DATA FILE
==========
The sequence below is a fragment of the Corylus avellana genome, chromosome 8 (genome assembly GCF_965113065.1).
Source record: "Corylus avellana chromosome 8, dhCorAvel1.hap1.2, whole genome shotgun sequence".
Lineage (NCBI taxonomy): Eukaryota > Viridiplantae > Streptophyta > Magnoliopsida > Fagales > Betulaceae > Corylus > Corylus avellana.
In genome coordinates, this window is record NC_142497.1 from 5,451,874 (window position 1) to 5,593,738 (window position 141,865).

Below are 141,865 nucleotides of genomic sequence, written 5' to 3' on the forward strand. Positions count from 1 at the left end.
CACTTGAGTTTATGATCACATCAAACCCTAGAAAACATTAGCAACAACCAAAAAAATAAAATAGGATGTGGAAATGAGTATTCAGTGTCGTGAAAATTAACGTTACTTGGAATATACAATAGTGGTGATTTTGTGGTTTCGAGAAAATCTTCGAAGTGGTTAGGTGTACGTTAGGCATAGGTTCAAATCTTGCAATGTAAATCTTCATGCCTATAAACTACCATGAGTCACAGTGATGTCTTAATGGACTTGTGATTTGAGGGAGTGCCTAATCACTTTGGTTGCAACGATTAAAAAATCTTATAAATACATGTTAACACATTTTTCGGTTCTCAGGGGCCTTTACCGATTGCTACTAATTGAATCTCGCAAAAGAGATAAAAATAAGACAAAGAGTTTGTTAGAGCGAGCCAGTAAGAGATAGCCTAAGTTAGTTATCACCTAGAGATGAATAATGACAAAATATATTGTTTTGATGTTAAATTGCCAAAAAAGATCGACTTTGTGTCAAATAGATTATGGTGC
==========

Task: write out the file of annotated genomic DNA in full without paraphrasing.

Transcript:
The sequence below is a fragment of the Corylus avellana genome, chromosome 8 (genome assembly GCF_965113065.1).
Source record: "Corylus avellana chromosome 8, dhCorAvel1.hap1.2, whole genome shotgun sequence".
Lineage (NCBI taxonomy): Eukaryota > Viridiplantae > Streptophyta > Magnoliopsida > Fagales > Betulaceae > Corylus > Corylus avellana.
In genome coordinates, this window is record NC_142497.1 from 5,451,874 (window position 1) to 5,593,738 (window position 141,865).

Below are 141,865 nucleotides of genomic sequence, written 5' to 3' on the forward strand. Positions count from 1 at the left end.
CACTTGAGTTTATGATCACATCAAACCCTAGAAAACATTAGCAACAACCAAAAAAATAAAATAGGATGTGGAAATGAGTATTCAGTGTCGTGAAAATTAACGTTACTTGGAATATACAATAGTGGTGATTTTGTGGTTTCGAGAAAATCTTCGAAGTGGTTAGGTGTACGTTAGGCATAGGTTCAAATCTTGCAATGTAAATCTTCATGCCTATAAACTACCATGAGTCACAGTGATGTCTTAATGGACTTGTGATTTGAGGGAGTGCCTAATCACTTTGGTTGCAACGATTAAAAAATCTTATAAATACATGTTAACACATTTTTCGGTTCTCAGGGGCCTTTACCGATTGCTACTAATTGAATCTCGCAAAAGAGATAAAAATAAGACAAAGAGTTTGTTAGAGCGAGCCAGTAAGAGATAGCCTAAGTTAGTTATCACCTAGAGATGAATAATGACAAAATATATTGTTTTGATGTTAAATTGCCAAAAAAGATCGACTTTGTGTCAAATAGATTATGGTGC